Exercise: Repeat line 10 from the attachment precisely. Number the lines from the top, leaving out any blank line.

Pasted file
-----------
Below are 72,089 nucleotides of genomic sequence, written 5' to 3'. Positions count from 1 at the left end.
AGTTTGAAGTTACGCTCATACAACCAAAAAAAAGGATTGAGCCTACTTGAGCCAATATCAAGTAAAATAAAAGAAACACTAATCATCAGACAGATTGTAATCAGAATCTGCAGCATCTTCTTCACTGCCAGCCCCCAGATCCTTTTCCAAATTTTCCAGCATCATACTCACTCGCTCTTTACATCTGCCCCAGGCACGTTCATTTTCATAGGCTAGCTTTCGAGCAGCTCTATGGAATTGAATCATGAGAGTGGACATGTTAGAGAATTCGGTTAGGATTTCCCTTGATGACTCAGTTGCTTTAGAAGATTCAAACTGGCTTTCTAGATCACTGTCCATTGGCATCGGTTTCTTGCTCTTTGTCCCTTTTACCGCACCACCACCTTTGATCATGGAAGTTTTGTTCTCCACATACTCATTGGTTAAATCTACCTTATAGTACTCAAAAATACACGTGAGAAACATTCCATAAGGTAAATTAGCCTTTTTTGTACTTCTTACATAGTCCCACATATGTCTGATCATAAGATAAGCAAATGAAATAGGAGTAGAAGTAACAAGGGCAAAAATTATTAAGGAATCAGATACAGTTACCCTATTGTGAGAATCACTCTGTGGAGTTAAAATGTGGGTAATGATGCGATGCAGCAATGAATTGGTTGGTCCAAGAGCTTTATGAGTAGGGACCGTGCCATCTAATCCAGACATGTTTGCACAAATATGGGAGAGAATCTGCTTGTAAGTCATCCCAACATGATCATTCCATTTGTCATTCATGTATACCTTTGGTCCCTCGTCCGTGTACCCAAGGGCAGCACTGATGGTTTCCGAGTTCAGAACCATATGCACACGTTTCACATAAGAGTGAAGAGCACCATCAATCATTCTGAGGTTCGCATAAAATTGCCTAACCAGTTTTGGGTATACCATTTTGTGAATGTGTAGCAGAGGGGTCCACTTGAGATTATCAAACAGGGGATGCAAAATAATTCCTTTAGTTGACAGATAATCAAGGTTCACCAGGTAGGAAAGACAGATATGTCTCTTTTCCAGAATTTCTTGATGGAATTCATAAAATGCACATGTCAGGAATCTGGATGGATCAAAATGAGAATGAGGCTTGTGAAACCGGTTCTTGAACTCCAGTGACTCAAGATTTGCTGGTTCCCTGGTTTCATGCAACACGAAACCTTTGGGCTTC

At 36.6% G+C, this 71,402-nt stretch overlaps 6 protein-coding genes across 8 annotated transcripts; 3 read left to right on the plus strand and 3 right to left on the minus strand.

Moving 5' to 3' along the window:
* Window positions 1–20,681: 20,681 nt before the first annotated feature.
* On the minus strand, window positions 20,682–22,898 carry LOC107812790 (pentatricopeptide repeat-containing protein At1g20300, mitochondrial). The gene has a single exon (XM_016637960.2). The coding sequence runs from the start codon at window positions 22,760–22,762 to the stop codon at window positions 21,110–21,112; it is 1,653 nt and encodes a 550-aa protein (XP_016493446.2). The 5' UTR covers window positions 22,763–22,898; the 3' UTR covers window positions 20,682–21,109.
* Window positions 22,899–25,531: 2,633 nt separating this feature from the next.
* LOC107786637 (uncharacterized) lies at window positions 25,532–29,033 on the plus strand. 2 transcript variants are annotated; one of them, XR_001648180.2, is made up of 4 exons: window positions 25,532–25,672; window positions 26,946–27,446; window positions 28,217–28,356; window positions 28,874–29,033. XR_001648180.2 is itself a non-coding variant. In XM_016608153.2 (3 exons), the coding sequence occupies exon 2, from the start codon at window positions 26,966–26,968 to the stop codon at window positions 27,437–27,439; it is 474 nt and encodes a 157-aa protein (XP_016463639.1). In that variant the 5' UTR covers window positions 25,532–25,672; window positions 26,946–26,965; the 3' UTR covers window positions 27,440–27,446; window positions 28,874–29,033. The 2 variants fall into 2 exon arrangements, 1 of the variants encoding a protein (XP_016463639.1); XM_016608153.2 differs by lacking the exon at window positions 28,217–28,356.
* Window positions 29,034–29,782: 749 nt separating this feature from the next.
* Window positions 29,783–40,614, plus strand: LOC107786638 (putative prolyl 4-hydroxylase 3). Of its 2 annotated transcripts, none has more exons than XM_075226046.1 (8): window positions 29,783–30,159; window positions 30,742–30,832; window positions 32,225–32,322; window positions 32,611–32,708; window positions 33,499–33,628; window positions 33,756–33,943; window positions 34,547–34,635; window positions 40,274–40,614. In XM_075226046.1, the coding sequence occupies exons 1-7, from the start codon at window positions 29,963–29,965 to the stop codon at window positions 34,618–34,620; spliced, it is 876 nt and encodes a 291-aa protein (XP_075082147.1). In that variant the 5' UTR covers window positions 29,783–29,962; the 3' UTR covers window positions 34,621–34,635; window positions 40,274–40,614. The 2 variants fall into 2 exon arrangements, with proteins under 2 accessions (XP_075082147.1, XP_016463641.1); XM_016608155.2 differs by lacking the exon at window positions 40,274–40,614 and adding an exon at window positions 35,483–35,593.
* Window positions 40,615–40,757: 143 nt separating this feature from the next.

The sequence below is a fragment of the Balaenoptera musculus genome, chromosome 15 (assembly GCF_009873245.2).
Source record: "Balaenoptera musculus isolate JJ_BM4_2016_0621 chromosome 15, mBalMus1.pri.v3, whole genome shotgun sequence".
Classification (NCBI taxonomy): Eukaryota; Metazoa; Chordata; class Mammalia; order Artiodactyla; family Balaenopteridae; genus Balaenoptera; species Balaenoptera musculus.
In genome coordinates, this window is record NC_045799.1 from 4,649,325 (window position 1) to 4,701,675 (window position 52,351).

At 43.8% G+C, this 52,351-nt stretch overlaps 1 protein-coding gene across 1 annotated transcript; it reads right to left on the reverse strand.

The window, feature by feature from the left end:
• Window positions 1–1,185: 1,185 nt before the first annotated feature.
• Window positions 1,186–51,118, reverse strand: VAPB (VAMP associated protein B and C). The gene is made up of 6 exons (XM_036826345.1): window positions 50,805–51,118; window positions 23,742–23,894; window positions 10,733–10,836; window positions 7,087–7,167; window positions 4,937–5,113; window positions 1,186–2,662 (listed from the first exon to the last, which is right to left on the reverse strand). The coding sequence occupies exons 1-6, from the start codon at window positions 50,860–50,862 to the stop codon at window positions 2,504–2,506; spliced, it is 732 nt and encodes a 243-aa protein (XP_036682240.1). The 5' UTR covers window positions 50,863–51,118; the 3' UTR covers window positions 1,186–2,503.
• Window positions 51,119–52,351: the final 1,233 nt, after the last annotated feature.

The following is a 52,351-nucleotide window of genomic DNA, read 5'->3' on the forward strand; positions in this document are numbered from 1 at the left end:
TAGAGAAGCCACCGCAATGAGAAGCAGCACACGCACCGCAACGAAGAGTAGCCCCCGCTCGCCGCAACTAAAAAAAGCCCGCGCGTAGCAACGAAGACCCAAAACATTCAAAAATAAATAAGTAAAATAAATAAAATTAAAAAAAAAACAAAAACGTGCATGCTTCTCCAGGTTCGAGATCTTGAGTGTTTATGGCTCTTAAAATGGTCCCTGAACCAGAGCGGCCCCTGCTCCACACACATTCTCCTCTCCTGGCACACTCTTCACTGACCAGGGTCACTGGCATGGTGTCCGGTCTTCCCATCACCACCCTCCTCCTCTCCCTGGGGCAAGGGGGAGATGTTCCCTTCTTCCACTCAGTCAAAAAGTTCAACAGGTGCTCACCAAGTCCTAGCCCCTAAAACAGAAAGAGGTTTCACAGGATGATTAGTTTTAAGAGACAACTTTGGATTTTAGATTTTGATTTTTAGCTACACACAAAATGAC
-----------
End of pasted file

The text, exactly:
* Window positions 29,783–40,614, plus strand: LOC107786638 (putative prolyl 4-hydroxylase 3). Of its 2 annotated transcripts, none has more exons than XM_075226046.1 (8): window positions 29,783–30,159; window positions 30,742–30,832; window positions 32,225–32,322; window positions 32,611–32,708; window positions 33,499–33,628; window positions 33,756–33,943; window positions 34,547–34,635; window positions 40,274–40,614. In XM_075226046.1, the coding sequence occupies exons 1-7, from the start codon at window positions 29,963–29,965 to the stop codon at window positions 34,618–34,620; spliced, it is 876 nt and encodes a 291-aa protein (XP_075082147.1). In that variant the 5' UTR covers window positions 29,783–29,962; the 3' UTR covers window positions 34,621–34,635; window positions 40,274–40,614. The 2 variants fall into 2 exon arrangements, with proteins under 2 accessions (XP_075082147.1, XP_016463641.1); XM_016608155.2 differs by lacking the exon at window positions 40,274–40,614 and adding an exon at window positions 35,483–35,593.